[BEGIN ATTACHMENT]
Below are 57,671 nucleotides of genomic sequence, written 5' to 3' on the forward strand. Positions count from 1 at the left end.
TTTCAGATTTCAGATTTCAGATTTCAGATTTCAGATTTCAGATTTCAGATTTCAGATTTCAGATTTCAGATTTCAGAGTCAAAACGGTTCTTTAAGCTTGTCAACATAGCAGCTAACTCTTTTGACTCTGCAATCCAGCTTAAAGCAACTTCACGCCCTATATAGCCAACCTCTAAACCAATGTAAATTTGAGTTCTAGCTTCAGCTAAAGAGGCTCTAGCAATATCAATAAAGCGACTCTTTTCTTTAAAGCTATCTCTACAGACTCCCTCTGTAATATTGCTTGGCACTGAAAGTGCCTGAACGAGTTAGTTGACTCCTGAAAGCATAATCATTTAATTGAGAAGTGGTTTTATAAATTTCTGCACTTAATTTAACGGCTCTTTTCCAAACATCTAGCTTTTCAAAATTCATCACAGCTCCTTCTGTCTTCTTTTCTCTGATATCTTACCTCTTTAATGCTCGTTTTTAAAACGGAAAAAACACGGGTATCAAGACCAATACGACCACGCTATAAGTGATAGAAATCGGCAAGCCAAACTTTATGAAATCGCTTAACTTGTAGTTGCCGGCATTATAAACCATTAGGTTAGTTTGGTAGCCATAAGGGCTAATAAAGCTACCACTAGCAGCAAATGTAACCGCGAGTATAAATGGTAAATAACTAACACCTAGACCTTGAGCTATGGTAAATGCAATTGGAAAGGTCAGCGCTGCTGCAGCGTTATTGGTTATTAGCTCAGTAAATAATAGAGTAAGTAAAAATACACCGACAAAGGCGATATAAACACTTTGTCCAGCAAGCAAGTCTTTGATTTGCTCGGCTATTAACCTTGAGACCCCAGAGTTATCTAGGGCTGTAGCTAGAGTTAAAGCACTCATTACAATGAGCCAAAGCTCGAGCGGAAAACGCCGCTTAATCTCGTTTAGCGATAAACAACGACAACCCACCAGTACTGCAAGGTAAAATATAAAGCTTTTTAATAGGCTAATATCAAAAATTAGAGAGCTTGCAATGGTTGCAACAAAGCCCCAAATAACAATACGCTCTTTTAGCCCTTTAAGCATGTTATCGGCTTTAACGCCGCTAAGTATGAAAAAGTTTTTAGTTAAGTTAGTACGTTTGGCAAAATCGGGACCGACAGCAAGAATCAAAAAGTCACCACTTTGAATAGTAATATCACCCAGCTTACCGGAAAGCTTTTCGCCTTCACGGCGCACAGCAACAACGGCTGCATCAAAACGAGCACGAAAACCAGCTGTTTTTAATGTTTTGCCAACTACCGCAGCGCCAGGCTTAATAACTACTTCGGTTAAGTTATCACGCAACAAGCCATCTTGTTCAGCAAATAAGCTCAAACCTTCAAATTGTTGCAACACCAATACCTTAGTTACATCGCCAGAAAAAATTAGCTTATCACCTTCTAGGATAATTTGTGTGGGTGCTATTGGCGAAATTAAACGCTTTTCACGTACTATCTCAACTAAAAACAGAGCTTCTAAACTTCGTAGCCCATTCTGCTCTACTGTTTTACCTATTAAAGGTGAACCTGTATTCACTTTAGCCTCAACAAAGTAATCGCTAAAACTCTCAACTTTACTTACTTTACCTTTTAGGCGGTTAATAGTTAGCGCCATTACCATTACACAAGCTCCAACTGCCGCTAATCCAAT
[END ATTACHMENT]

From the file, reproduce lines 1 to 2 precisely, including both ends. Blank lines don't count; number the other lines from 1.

Below are 57,671 nucleotides of genomic sequence, written 5' to 3' on the forward strand. Positions count from 1 at the left end.
TTTCAGATTTCAGATTTCAGATTTCAGATTTCAGATTTCAGATTTCAGATTTCAGATTTCAGATTTCAGATTTCAGAGTCAAAACGGTTCTTTAAGCTTGTCAACATAGCAGCTAACTCTTTTGACTCTGCAATCCAGCTTAAAGCAACTTCACGCCCTATATAGCCAACCTCTAAACCAATGTAAATTTGAGTTCTAGCTTCAGCTAAAGAGGCTCTAGCAATATCAATAAAGCGACTCTTTTCTTTAAAGCTATCTCTACAGACTCCCTCTGTAATATTGCTTGGCACTGAAAGTGCCTGAACGAGTTAGTTGACTCCTGAAAGCATAATCATTTAATTGAGAAGTGGTTTTATAAATTTCTGCACTTAATTTAACGGCTCTTTTCCAAACATCTAGCTTTTCAAAATTCATCACAGCTCCTTCTGTCTTCTTTTCTCTGATATCTTACCTCTTTAATGCTCGTTTTTAAAACGGAAAAAACACGGGTATCAAGACCAATACGACCACGCTATAAGTGATAGAAATCGGCAAGCCAAACTTTATGAAATCGCTTAACTTGTAGTTGCCGGCATTATAAACCATTAGGTTAGTTTGGTAGCCATAAGGGCTAATAAAGCTACCACTAGCAGCAAATGTAACCGCGAGTATAAATGGTAAATAACTAACACCTAGACCTTGAGCTATGGTAAATGCAATTGGAAAGGTCAGCGCTGCTGCAGCGTTATTGGTTATTAGCTCAGTAAATAATAGAGTAAGTAAAAATACACCGACAAAGGCGATATAAACACTTTGTCCAGCAAGCAAGTCTTTGATTTGCTCGGCTATTAACCTTGAGACCCCAGAGTTATCTAGGGCTGTAGCTAGAGTTAAAGCACTCATTACAATGAGCCAAAGCTCGAGCGGAAAACGCCGCTTAATCTCGTTTAGCGATAAACAACGACAACCCACCAGTACTGCAAGGTAAAATATAAAGCTTTTTAATAGGCTAATATCAAAAATTAGAGAGCTTGCAATGGTTGCAACAAAGCCCCAAATAACAATACGCTCTTTTAGCCCTTTAAGCATGTTATCGGCTTTAACGCCGCTAAGTATGAAAAAGTTTTTAGTTAAGTTAGTACGTTTGGCAAAATCGGGACCGACAGCAAGAATCAAAAAGTCACCACTTTGAATAGTAATATCACCCAGCTTACCGGAAAGCTTTTCGCCTTCACGGCGCACAGCAACAACGGCTGCATCAAAACGAGCACGAAAACCAGCTGTTTTTAATGTTTTGCCAACTACCGCAGCGCCAGGCTTAATAACTACTTCGGTTAAGTTATCACGCAACAAGCCATCTTGTTCAGCAAATAAGCTCAAACCTTCAAATTGTTGCAACACCAATACCTTAGTTACATCGCCAGAAAAAATTAGCTTATCACCTTCTAGGATAATTTGTGTGGGTGCTATTGGCGAAATTAAACGCTTTTCACGTACTATCTCAACTAAAAACAGAGCTTCTAAACTTCGTAGCCCATTCTGCTCTACTGTTTTACCTATTAAAGGTGAACCTGTATTCACTTTAGCCTCAACAAAGTAATCGCTAAAACTCTCAACTTTACTTACTTTACCTTTTAGGCGGTTAATAGTTAGCGCCATTACCATTACACAAGCTCCAACTGCCGCTAATCCAAT